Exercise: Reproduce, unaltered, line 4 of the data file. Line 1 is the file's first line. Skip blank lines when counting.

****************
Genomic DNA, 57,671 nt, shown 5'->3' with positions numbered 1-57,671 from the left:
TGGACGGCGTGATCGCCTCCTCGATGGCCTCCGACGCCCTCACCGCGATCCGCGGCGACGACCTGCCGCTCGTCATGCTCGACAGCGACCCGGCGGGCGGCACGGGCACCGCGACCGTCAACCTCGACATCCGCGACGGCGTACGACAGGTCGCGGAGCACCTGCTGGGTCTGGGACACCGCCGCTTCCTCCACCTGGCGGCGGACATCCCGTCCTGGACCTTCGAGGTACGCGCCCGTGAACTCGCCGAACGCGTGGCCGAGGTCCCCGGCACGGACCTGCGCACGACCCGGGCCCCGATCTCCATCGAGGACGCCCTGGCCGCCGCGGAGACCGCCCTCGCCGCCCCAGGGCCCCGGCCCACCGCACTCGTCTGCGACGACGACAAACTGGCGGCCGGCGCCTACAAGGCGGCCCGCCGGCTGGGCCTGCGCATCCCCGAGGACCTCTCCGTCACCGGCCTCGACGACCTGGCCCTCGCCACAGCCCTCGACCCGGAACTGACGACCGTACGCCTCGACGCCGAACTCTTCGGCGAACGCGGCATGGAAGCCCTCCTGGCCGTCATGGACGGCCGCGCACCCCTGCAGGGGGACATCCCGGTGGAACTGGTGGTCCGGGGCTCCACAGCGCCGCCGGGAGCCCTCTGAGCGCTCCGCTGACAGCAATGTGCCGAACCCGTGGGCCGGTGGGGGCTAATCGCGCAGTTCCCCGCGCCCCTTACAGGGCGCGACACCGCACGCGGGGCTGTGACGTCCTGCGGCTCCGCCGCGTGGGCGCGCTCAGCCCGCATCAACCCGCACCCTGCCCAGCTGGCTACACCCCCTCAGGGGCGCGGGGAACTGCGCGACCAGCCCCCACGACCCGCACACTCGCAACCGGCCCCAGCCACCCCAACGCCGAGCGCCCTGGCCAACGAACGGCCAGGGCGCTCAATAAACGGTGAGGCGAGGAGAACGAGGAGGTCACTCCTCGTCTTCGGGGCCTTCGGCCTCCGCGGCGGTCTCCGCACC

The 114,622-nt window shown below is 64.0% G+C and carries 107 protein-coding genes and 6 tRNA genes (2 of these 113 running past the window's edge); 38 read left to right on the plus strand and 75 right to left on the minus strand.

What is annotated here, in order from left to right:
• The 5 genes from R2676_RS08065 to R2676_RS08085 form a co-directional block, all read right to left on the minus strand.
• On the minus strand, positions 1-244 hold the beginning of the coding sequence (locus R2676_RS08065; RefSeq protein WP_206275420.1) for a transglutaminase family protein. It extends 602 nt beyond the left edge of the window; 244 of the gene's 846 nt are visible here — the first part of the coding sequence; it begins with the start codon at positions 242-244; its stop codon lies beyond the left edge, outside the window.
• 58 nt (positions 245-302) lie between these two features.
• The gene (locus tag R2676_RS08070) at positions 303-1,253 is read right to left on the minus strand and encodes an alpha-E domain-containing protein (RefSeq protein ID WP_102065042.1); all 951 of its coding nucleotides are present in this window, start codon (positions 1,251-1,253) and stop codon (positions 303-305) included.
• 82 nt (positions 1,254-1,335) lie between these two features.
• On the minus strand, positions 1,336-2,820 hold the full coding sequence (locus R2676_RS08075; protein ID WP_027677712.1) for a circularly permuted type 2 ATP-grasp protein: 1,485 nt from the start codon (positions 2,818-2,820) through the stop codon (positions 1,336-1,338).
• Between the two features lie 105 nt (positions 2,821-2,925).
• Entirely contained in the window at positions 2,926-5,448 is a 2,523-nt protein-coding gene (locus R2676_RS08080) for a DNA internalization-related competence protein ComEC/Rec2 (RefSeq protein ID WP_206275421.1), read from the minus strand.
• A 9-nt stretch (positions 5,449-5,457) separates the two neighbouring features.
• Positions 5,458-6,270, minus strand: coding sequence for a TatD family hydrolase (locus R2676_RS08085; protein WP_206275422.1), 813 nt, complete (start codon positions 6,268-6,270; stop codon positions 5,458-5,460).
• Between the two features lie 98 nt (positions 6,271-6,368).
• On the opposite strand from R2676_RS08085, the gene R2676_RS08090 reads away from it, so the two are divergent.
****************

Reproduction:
What is annotated here, in order from left to right: